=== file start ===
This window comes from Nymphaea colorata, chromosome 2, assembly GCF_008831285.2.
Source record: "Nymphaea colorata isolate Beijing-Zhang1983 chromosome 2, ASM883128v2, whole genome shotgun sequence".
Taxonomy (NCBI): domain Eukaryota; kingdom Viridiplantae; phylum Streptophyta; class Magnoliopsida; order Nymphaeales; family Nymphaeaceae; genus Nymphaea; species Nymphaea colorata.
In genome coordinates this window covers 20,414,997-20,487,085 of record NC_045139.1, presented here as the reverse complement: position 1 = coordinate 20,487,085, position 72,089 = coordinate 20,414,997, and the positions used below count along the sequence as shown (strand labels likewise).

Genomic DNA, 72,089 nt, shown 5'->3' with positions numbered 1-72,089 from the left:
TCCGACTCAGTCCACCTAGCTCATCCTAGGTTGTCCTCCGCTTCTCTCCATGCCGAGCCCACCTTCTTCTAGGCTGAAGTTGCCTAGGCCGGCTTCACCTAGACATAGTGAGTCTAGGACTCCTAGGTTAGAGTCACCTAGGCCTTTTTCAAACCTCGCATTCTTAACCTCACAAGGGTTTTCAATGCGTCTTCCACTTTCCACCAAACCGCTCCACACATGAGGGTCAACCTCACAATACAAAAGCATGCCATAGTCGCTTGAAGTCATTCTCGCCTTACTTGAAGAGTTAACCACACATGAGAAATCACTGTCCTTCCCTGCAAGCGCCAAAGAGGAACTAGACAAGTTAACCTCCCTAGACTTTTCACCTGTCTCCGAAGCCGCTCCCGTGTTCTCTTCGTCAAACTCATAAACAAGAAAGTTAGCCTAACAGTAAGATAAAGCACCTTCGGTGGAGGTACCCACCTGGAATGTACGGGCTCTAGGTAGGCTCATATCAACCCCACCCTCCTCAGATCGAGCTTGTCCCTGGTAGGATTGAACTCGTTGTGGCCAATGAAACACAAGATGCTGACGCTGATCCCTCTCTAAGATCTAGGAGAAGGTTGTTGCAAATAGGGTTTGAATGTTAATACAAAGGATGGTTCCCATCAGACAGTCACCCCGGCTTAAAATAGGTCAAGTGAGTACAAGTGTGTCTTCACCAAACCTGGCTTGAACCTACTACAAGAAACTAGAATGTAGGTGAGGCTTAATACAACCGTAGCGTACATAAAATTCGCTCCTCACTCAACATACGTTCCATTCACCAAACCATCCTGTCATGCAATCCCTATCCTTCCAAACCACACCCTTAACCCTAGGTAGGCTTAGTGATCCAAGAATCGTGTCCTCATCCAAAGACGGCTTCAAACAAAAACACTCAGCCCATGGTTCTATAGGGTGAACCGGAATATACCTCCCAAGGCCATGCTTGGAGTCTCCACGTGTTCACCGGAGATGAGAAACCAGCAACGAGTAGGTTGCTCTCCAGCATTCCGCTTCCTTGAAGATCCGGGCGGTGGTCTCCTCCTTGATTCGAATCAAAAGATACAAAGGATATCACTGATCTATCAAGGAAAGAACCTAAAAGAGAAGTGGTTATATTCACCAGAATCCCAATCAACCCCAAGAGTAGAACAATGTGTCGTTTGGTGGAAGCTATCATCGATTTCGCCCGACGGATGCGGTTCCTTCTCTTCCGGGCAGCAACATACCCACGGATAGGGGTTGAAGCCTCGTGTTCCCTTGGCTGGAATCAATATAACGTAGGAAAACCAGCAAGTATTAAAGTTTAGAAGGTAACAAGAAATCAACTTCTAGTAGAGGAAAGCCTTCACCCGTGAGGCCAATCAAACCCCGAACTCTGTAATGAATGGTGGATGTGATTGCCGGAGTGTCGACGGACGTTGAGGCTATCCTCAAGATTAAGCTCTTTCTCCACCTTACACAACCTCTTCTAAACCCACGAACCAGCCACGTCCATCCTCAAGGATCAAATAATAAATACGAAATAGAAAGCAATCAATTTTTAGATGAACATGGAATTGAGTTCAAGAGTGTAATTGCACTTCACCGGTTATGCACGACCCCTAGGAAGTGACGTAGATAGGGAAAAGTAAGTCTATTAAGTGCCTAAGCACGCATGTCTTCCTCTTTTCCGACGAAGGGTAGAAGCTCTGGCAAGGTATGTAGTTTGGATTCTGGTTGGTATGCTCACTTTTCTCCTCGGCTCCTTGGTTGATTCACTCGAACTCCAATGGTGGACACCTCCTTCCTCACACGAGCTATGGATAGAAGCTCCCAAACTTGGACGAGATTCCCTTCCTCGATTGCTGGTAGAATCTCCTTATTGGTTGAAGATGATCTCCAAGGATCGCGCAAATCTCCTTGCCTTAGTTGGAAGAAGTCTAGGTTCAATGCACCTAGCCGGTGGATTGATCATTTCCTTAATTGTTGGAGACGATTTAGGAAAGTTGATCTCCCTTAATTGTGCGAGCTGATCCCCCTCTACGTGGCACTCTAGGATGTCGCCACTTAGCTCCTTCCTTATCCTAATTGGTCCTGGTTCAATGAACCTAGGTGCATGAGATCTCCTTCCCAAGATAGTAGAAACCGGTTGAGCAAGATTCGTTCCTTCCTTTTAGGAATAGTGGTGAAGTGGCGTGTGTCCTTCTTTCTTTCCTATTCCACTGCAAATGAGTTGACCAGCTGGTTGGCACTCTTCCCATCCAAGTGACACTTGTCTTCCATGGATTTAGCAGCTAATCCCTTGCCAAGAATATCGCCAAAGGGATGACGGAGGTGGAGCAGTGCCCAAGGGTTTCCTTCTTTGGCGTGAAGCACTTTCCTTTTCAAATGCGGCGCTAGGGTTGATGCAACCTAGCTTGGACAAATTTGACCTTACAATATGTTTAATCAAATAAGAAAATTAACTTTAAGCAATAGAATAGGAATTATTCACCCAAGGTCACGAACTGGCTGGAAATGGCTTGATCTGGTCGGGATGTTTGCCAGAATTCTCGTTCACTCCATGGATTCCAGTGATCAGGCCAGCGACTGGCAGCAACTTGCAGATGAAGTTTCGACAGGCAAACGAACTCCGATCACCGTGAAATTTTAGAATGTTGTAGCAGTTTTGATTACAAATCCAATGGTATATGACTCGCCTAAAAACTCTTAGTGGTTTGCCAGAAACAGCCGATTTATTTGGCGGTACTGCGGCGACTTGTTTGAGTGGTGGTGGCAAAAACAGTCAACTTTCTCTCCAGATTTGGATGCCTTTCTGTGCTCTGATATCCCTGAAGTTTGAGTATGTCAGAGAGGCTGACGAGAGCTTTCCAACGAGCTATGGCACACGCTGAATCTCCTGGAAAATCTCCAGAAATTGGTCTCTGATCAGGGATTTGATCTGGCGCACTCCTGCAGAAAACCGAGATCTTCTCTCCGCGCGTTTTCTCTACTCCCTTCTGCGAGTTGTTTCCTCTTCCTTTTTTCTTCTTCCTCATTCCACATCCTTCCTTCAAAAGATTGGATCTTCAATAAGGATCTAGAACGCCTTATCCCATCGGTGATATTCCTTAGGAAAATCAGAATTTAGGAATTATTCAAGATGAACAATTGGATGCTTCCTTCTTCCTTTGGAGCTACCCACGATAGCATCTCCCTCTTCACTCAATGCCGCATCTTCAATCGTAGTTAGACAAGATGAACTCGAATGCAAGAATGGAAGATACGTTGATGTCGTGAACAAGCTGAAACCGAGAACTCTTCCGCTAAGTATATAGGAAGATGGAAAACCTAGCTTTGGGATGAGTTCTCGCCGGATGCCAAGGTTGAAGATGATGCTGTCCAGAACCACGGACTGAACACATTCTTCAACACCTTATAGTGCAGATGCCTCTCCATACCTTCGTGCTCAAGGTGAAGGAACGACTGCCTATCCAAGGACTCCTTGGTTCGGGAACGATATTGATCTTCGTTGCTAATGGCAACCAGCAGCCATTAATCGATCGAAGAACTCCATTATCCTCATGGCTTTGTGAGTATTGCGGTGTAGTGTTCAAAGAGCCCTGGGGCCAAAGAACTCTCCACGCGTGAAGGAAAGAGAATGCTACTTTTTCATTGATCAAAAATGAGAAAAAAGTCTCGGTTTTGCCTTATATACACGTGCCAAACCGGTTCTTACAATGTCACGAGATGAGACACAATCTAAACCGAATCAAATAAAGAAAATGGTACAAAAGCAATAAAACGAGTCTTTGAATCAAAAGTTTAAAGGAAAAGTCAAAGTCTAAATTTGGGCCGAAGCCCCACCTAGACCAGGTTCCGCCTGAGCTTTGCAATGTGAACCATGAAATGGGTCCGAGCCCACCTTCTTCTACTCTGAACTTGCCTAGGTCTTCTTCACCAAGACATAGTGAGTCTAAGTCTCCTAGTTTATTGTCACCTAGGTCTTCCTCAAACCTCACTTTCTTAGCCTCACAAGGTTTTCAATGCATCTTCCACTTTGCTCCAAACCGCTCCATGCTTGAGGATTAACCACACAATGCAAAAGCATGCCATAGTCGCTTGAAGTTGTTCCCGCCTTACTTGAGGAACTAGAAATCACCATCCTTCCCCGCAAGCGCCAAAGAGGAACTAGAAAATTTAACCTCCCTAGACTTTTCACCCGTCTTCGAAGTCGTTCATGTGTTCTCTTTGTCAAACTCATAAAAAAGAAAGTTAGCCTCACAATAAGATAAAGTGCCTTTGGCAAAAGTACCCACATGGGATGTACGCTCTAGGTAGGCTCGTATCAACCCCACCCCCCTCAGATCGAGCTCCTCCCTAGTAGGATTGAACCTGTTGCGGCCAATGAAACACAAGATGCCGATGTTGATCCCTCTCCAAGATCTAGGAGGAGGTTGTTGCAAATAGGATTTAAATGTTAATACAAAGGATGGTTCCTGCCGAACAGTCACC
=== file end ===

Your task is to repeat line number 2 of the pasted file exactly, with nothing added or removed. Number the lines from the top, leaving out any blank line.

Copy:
Source record: "Nymphaea colorata isolate Beijing-Zhang1983 chromosome 2, ASM883128v2, whole genome shotgun sequence".